By Melanie Smuts
It’s clearly not yet 2016 in the UThukela district in KwaZulu-Natal, South Africa, where the municipality recently decided for a second year to institute the “Maiden’s Bursary Awards,” which funds 16 women’s tertiary studies, provided they remain “virgins”—that is to say, they are subjected twice a year during their holidays to traditional virginity testing. If they fail the test, they lose the bursary.
This misguided use of the law to address a public health issue exposes the patriarchal attitudes of state organs, represents an abuse of the right to education, and exhibits discrimination prohibited under the national constitution.
Calling All Virgins
Dudu Mazibuko, mayor of the UThukela district of eastern KwaZulu-Natal province, who decided to issue the bursaries, said that the bursaries would help “reduce HIV, AIDS, and unwanted pregnancy” among women and girls in the region. Sixteen of a total of 113 bursaries given out in the district are reserved for female learners who remain virgins throughout their studies and submit to traditional virginity testing. She later reportedly added, “To us, it’s just to say thank you for keeping yourself, and you can still keep yourself for the next three years until you get your degree or certificate,” and that the grants will be renewed “as long as the child can produce a certificate that she is still a virgin.”
But this decision has been subject to public outcry. Sisonke Msimang, a policy development and advocacy consultant for the South African-based Sonke Gender Justice project, described the bursaries as “level upon level of patriarchal nonsense, unconstitutional misogyny, and mixed-up madness.” The South African Human Rights Commission has opened an investigation after receiving numerous complaints.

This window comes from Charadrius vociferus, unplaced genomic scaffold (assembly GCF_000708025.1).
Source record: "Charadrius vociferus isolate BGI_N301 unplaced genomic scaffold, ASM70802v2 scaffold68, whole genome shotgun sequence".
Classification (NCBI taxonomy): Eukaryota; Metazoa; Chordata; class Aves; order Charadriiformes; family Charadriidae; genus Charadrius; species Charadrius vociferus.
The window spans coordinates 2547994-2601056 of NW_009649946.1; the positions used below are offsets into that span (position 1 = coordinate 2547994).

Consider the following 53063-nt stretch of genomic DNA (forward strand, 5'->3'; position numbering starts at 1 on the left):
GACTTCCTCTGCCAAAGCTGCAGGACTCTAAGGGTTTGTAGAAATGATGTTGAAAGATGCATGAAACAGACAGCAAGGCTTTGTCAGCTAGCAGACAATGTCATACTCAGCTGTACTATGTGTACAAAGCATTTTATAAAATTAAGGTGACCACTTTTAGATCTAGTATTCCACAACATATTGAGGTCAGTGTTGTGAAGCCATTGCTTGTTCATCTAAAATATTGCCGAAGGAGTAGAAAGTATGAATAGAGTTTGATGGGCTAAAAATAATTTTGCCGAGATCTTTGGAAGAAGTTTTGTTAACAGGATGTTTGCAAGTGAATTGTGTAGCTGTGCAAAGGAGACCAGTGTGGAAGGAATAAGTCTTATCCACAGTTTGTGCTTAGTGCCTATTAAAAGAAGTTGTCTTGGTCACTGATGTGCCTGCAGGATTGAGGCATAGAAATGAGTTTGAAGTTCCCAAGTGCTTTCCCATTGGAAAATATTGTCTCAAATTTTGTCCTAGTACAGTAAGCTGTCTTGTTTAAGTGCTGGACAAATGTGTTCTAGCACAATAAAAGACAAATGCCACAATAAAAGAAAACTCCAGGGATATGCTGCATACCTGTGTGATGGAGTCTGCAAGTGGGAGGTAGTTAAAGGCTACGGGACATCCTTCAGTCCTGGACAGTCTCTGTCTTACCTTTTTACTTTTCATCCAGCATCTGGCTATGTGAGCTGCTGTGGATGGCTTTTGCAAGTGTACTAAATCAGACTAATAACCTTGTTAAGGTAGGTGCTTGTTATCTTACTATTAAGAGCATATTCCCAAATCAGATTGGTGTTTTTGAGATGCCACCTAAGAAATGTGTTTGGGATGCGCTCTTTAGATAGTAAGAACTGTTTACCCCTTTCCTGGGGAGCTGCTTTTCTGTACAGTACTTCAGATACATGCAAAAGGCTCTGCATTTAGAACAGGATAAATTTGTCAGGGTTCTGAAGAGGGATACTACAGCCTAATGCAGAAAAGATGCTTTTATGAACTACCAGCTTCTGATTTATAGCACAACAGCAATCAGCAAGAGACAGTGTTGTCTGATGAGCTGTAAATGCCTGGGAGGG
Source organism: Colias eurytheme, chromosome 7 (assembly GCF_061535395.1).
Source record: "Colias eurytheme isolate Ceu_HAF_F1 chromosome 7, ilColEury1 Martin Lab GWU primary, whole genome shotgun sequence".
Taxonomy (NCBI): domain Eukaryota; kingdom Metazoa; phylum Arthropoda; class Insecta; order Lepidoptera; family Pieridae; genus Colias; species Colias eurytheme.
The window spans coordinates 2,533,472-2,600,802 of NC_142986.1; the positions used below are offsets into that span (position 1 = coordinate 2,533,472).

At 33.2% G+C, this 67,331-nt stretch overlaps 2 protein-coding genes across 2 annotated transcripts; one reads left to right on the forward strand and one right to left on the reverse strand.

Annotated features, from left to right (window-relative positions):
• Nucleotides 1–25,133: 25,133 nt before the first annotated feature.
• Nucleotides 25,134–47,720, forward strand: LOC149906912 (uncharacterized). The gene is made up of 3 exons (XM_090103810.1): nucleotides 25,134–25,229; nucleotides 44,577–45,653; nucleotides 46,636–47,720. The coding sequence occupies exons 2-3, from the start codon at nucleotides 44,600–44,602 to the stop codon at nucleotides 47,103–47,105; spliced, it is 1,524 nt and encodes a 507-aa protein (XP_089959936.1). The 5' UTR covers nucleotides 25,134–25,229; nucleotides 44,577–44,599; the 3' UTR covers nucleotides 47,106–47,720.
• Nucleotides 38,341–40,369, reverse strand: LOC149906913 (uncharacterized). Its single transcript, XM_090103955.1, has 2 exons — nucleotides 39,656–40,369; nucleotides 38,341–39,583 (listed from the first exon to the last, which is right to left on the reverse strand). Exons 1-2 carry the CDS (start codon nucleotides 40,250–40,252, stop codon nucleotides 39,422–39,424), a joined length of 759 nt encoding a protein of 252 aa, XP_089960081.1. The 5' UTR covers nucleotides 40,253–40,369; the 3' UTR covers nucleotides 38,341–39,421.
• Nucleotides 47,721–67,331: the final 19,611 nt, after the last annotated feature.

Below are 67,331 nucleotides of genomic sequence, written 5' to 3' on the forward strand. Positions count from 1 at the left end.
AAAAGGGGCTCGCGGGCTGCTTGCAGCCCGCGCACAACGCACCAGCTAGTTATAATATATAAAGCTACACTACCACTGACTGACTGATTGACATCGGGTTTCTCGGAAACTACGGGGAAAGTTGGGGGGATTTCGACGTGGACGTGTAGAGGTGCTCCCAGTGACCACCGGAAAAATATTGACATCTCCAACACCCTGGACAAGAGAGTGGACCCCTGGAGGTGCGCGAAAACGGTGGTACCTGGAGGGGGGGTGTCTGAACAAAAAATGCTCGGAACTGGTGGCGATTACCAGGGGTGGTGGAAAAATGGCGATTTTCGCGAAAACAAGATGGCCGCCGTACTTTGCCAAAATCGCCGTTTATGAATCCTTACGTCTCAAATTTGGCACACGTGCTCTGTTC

A Long, Problematic History
Rewarding virginity has been a tactic used for millennia by parents, prospective husbands, nuns, and schools who have seen it as their purview to control female sexuality. Virginity testing itself has a long and absurd history stretching from ancient Hindu traditions to the United Kingdom as recently as 1979. Under apartheid, the government in South Africa implemented forced contraceptive programs and weekly pregnancy examinations for women of color.
Virginity testing remains a Zulu traditional practice important for certain ceremonies such as the Reed Dance—a long-standing ceremony in Swaziland, which was brought to the region where UThukela is situated in 1991 by the Zulu King, Goodwill Zwelentini to encourage abstinence in girls in order to reduce HIV transmission. And it is based on this tradition that the Mayor instilled the same traditional virginity test for the Maiden’s Bursary Awards, saying that “[the practice] existed in Zulu culture for many decades and was thus acceptable.”
Education Incentives For a Public Health and Safety Failure
It is true that districts like UThukela face high rates of teen pregnancy and HIV transmission, but it is also clear that these bursaries won’t fix what lies at the heart of the problem.
South Africa’s high rate of HIV transmission is inseparable from the country having one of the highest rates of sexual violence in the world—particularly in KwaZulu-Natal. In the UThukela district alone, there were 648 reported sexual offenses last year. An estimate of actual incidences would be closer to 8,000 if one accounts for national averages on under-reporting. Even if the bursaries could do something about reducing pregnancy and HIV transmission among some girls, it is clear that it will simply create more discrimination for the multitude of girls who face sexual violence.